Talk:Engraving

From NetHackWiki
Jump to: navigation, search

Stones

It appears to be possible to {E}ngrave 'Elbereth Elbereth' in 1 turn using a soft gemstone in vanilla. This is in conflict with the description on the main page and if corroborated, should be updated to reflect true behavior.

This is my first comment on this wiki, so excuse formatting issues if I screw it up. --Kaeroku (talk) 22:39, 3 October 2012 (UTC)

Soft gemstones will write in the dust. Hard gemstones will cut into the stone, making semi-permanent engravings. It should say something like "You write in the dust with the <x>". See the quality section on the page. -- Qazmlpok (talk) 12:07, 4 October 2012 (UTC)
Yes, I'm referring to speed though, not what they cut into. See the Speed section on the page. If you are in-game, it's very easy to test that the information contained in the Speed section is incorrect. I'm not sure when it was last updated or whether it was true for prior versions, but it certainly is not, now.--Kaeroku (talk) 03:18, 5 October 2012 (UTC)
It's already reverted by somebody else, but the edit you've made to the main page saying hard gems make fast engravings is wrong. You can test this by going into wizard mode, wishing for and engraving "Elbereth Elbereth" with a diamond (which is a hard gem, versus soft gems like worthless glass or many other valuable gems), and looking at the turn count before and after. --Tungtn (talk) 04:22, 5 October 2012 (UTC)
Also, speed depends on what it cuts into - or rather, on whether it cuts into it or just writes in the dust, which again depends on the type of object. The article does actually point out that engraving with soft gems is fast in the Quality section. Hard gems, however, engrave slowly. See also the references I added. (I might add some more later, too.) --Bcode (talk) 04:29, 5 October 2012 (UTC)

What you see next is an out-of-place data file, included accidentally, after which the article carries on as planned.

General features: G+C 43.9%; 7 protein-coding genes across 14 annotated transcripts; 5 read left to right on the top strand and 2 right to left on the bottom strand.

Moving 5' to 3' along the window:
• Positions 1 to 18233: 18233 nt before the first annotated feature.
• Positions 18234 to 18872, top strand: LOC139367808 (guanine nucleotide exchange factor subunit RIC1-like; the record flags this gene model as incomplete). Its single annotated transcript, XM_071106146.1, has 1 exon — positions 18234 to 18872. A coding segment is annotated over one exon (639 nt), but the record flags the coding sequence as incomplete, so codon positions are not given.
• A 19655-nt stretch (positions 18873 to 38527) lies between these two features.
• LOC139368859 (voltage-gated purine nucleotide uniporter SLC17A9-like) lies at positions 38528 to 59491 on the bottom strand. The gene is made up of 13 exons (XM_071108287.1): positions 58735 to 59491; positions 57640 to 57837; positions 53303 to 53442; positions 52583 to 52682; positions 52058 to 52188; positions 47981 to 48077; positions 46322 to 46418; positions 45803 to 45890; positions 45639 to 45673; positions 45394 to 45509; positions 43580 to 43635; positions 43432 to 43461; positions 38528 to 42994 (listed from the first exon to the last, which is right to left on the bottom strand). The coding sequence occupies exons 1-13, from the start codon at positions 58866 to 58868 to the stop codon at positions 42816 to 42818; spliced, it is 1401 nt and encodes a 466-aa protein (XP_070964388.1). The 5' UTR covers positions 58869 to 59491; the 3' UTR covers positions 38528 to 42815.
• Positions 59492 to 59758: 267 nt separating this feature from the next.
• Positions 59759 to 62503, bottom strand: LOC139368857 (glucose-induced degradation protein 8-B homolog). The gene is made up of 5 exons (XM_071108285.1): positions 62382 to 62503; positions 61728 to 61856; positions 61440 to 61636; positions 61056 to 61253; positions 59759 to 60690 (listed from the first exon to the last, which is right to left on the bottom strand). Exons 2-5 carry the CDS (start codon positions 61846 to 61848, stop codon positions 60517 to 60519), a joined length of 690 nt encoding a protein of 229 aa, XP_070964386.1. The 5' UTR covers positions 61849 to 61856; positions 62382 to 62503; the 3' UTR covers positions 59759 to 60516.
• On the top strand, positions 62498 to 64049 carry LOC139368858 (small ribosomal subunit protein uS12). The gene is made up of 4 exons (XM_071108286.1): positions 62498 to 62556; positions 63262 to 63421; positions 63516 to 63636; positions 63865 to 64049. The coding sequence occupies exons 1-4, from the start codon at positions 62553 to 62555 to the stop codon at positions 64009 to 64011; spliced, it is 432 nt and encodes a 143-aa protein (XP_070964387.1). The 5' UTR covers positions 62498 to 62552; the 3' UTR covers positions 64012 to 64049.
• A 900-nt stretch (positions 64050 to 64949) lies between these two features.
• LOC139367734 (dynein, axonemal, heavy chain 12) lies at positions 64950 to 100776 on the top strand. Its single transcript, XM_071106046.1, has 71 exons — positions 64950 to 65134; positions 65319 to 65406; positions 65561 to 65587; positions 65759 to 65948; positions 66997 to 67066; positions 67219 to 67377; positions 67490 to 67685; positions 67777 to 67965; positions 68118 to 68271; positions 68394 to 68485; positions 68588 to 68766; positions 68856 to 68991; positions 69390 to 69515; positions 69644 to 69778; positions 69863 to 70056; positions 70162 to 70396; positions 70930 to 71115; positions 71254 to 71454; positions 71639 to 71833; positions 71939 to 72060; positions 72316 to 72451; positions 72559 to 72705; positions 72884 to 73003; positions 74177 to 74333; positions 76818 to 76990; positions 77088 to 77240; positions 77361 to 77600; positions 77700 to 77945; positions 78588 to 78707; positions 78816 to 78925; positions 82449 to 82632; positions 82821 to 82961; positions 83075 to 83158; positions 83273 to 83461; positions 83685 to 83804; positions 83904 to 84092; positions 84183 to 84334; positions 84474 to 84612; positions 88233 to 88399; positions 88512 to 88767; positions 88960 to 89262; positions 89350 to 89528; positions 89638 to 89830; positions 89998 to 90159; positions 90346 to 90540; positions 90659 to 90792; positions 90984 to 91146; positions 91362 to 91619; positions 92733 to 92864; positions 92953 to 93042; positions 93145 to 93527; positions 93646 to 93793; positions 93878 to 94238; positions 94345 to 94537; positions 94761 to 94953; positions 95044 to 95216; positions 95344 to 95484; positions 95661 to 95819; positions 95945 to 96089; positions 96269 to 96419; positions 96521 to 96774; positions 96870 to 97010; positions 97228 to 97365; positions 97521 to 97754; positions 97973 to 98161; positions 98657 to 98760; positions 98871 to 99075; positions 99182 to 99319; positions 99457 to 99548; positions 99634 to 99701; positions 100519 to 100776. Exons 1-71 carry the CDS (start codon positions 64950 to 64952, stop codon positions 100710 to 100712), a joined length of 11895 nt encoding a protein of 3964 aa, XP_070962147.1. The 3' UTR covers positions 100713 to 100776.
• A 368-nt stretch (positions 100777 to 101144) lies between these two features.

Athames

It appears to be possible to (E)ngrave 'Elbereth Elbereth' in 1 turn using a noncursed athame or Magicbane. Dunno why, though. Bug? --Renx 10:16, 14 April 2008 (UTC)

Yeah, according to the code the duration of your engraving is (chars/10) , which is rounded down due to C behaviour. So you can basically go for 19 chars per turn with any fast method. --Renx 10:20, 14 April 2008 (UTC)
Edited the article to reflect this finding. --Renx 10:26, 14 April 2008 (UTC)

Naming

The #name command is certainly related to engraving, even if only partially. It certainly rises to the level of deserving a mention on this page. An in-game message speaks of your hand slipping while engraving the #name on the object if you are exploiting the artifact naming bug. It is difficult to understand the behavior of object names in Nethack outside of making some kind of distinguishing mark on the object itself. The mechanics are entirely different from the engrave command, but that's Nethack.

(comment left by Ckbryant on 15:34, 6 June 2008 according to talk page history --Rogerb-on-NAO 21:54, 6 June 2008 (UTC))

Please sign contributions on talk pages.
It's only related in that they are both forms of internally stored writing and the message mentioned happens to use the word "engrave". The current wording on the page implies there is some underlying link in game mechanics. As you note, there is not. Since the message mentions engraving however, it is reasonable to mention it on this page. I suggest the wording of the note is changed to:
  • When you name an item, it is possible to get a message such as "While engraving your hand slips." The mechanics of engraving[1] and naming[2] are separate and quite different; the message is part of an internal mechanism to preserve the unique naming of artifacts. This is certainly a special kind of engraving, because it is absolutely permanent and requires no tool at all!
Unless there are objections, I will do so shortly.
--Rogerb-on-NAO 21:54, 6 June 2008 (UTC)
Suggested message edited --Rogerb-on-NAO 10:16, 7 June 2008 (UTC)
That certainly seems like a good compromise to me. I happily support it.--Ckbryant 16:56, 12 June 2008 (UTC)
Cool. Done. --Rogerb-on-NAO 10:26, 13 June 2008 (UTC)

Charged Wands

Anyone know how many charges are used up for wands? Also, is there some limit on how many letters you can engrave, or is it a cost per number of letters? AileTheAlien 03:21, 13 January 2011 (UTC)

In vanilla, it should cost one charge regardless of how many letters you write. NetHack Brass however requires one charge per letter plus one charge overhead plus one charge if it's a wand of fire (or lightning presumably. Getting this info from Elbereth#NetHack brass) -- Qazmlpok 03:38, 13 January 2011 (UTC)

References

riding